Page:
Monday, January 29, 2007

Gut feel stress

Stressed business person staring at computerJust after finishing writing "More Fog of War, brains, and guts", I had the chance to read through an article titled "6 Lessons for Handling Stress" in the last issue of Time Magazine. Confirmation bias notwithstanding, I liked this excerpt in the first lesson:

More recent studies, says Christina Maslach, a pioneer in burnout research at the University of California, Berkeley, show that unfairness and a mismatch in values between employees and their companies play an increasing role in triggering stress. "Probably one of the strongest predictors is when there's a vacuum of information--silence about why decisions were made the way they were,"...

In that sense, it seems important that the reasons behind a decision be explained to the affected audience. It also follows that the explanation should be made in terms that people can relate to. As an example, "we needed to cut expenses by 10% or we would have to cut 2% of the work force" vs. "we are operating in a difficult environment".

That kind of finding leaves the subordinates of "gut feelers" in a difficult situation. Unless the "gut feeler" possesses a super-natural ability to explain the reasoning made by his intestines, one can only hope the decision to match the collective intuition of the entire team.

I am reaching the conclusion that even for the creative types, when a decision is based on intuition, there is still value in putting together data that supports the decision. If anything, late gathering of the data allows an unconstrained flow of intuition without placing an undue uncertainty burden on colleagues and subordinates. And as the research shows, the less uncertainty in the work environment, the less stress.

Tuesday, January 23, 2007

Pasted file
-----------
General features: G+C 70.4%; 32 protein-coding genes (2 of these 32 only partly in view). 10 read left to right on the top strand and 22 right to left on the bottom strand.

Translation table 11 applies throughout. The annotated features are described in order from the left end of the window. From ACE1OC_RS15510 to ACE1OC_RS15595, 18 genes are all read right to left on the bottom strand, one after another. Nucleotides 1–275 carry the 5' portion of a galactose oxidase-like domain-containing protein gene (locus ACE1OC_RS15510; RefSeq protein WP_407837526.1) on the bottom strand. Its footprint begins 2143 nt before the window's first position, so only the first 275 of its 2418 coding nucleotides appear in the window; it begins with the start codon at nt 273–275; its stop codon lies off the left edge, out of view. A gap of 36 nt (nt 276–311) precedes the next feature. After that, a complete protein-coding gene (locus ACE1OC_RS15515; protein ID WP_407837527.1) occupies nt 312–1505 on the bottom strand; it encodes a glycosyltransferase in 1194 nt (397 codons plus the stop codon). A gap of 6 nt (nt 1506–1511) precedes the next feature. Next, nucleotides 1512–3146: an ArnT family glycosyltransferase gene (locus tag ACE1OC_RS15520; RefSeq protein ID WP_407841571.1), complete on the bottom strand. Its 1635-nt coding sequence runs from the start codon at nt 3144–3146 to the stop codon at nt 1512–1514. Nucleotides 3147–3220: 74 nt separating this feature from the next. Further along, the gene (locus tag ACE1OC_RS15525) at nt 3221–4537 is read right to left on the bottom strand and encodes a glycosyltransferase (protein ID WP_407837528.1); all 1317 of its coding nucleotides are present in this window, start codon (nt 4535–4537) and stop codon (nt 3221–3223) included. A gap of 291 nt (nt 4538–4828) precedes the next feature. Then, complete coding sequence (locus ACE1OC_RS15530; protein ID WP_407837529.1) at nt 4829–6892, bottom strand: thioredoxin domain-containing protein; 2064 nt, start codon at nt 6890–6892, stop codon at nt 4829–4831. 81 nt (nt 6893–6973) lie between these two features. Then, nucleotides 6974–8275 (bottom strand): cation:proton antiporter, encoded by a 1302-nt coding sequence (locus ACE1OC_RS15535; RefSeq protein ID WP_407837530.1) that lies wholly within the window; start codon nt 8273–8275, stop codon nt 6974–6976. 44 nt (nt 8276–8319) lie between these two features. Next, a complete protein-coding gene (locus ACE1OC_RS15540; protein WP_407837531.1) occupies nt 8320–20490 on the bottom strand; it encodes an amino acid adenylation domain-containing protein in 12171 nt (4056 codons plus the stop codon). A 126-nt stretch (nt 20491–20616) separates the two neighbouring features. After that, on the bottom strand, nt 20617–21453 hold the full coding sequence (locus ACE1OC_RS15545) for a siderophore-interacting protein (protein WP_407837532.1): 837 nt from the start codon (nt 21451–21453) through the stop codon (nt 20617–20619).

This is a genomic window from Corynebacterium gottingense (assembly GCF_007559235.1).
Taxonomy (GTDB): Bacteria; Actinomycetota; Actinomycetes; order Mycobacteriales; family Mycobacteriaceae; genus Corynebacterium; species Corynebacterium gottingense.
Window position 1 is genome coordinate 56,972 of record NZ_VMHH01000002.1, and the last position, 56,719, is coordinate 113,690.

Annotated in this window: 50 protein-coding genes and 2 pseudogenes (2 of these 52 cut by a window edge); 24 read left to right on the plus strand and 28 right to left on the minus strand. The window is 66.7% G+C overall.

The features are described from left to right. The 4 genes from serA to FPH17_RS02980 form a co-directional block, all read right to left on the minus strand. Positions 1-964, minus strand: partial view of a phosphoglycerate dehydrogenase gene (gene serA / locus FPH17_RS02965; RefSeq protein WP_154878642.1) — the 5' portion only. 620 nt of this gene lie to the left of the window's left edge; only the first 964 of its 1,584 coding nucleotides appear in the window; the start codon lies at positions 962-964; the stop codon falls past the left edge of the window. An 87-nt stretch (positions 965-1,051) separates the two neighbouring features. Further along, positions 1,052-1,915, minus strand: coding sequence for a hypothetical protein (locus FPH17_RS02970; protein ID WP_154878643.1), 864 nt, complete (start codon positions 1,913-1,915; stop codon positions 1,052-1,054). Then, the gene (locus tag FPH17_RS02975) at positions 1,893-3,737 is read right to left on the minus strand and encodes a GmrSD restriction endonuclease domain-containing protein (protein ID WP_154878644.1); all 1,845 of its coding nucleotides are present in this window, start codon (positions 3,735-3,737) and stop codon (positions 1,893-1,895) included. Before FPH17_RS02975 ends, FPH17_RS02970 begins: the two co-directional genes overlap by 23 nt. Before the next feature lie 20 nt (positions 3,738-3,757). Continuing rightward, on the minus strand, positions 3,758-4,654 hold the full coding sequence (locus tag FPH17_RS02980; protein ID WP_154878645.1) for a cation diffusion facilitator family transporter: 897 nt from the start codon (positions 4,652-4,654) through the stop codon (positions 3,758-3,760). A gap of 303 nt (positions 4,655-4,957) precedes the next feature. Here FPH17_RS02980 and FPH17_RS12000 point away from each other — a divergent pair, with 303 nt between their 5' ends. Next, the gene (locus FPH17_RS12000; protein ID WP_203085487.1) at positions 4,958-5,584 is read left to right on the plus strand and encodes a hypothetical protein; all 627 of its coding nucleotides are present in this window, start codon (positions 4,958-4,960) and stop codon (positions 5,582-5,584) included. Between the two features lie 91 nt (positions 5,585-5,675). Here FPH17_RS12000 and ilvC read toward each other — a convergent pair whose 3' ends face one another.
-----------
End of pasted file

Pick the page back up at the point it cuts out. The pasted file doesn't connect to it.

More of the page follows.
More Fog of War, brains, and guts

Robert McNamara in a 2003 interviewA few weeks ago I wrote an entry about the data-less mechanics of allies turning into enemies. My original intention was to focus on the importance of collecting data, but I eventually landed on the ditch of assumptions and preconceptions.

Having crawled out of the ditch, it is only fitting to revisit an episode of the 2003 Oscar-winning documentary "The Fog of War: Eleven Lessons from the Life of Robert S. McNamara" as the center-piece of this posting. Lodged in the candid memories of the former U.S. Secretary of Defense, there is a revealing story supporting his sixth lesson: "Get the data."

In the documentary, McNamara recalls the beginnings of the USA campaign in Western Europe. A significant share of the allied sorties against the German lines was being cancelled even before take-off and hurting the mission's progress. As part of the Air Force's Office of Statistical Control, he implemented a survey requiring the air commanders to report the causes of all cancelled missions. The analysis of the data exposed an array of bogus reasons attempting to disguise the real cause for the aborted missions: the pilots feared being shot down by the unforgiving anti-aircraft defenses encroached in occupied Europe. Then Lt. Col., Curtis LeMay used the data to implement a heavy-handed solution (those were difficult times): he would lead all the missions and court-martial any crew that did not reach the target.